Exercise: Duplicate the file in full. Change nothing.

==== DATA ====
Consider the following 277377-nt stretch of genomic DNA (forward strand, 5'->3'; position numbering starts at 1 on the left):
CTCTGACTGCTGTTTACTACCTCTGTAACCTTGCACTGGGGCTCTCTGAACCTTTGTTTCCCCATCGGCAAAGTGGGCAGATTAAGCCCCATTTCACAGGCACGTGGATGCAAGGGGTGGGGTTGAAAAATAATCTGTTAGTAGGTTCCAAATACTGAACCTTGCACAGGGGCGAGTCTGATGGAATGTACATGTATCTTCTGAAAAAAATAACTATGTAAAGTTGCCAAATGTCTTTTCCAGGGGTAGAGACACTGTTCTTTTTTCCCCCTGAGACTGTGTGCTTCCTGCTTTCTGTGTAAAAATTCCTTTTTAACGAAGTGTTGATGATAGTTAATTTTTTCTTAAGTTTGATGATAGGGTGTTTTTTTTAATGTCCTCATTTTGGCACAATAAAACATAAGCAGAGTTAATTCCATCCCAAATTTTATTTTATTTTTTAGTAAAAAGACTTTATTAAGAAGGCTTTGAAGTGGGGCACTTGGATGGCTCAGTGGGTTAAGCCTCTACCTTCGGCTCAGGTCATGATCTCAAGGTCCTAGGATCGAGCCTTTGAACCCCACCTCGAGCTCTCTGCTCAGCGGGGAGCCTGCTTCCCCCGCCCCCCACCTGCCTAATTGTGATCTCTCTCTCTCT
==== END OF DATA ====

Consider the following 277377-nt stretch of genomic DNA (forward strand, 5'->3'; position numbering starts at 1 on the left):
CTCTGACTGCTGTTTACTACCTCTGTAACCTTGCACTGGGGCTCTCTGAACCTTTGTTTCCCCATCGGCAAAGTGGGCAGATTAAGCCCCATTTCACAGGCACGTGGATGCAAGGGGTGGGGTTGAAAAATAATCTGTTAGTAGGTTCCAAATACTGAACCTTGCACAGGGGCGAGTCTGATGGAATGTACATGTATCTTCTGAAAAAAATAACTATGTAAAGTTGCCAAATGTCTTTTCCAGGGGTAGAGACACTGTTCTTTTTTCCCCCTGAGACTGTGTGCTTCCTGCTTTCTGTGTAAAAATTCCTTTTTAACGAAGTGTTGATGATAGTTAATTTTTTCTTAAGTTTGATGATAGGGTGTTTTTTTTAATGTCCTCATTTTGGCACAATAAAACATAAGCAGAGTTAATTCCATCCCAAATTTTATTTTATTTTTTAGTAAAAAGACTTTATTAAGAAGGCTTTGAAGTGGGGCACTTGGATGGCTCAGTGGGTTAAGCCTCTACCTTCGGCTCAGGTCATGATCTCAAGGTCCTAGGATCGAGCCTTTGAACCCCACCTCGAGCTCTCTGCTCAGCGGGGAGCCTGCTTCCCCCGCCCCCCACCTGCCTAATTGTGATCTCTCTCTCTCT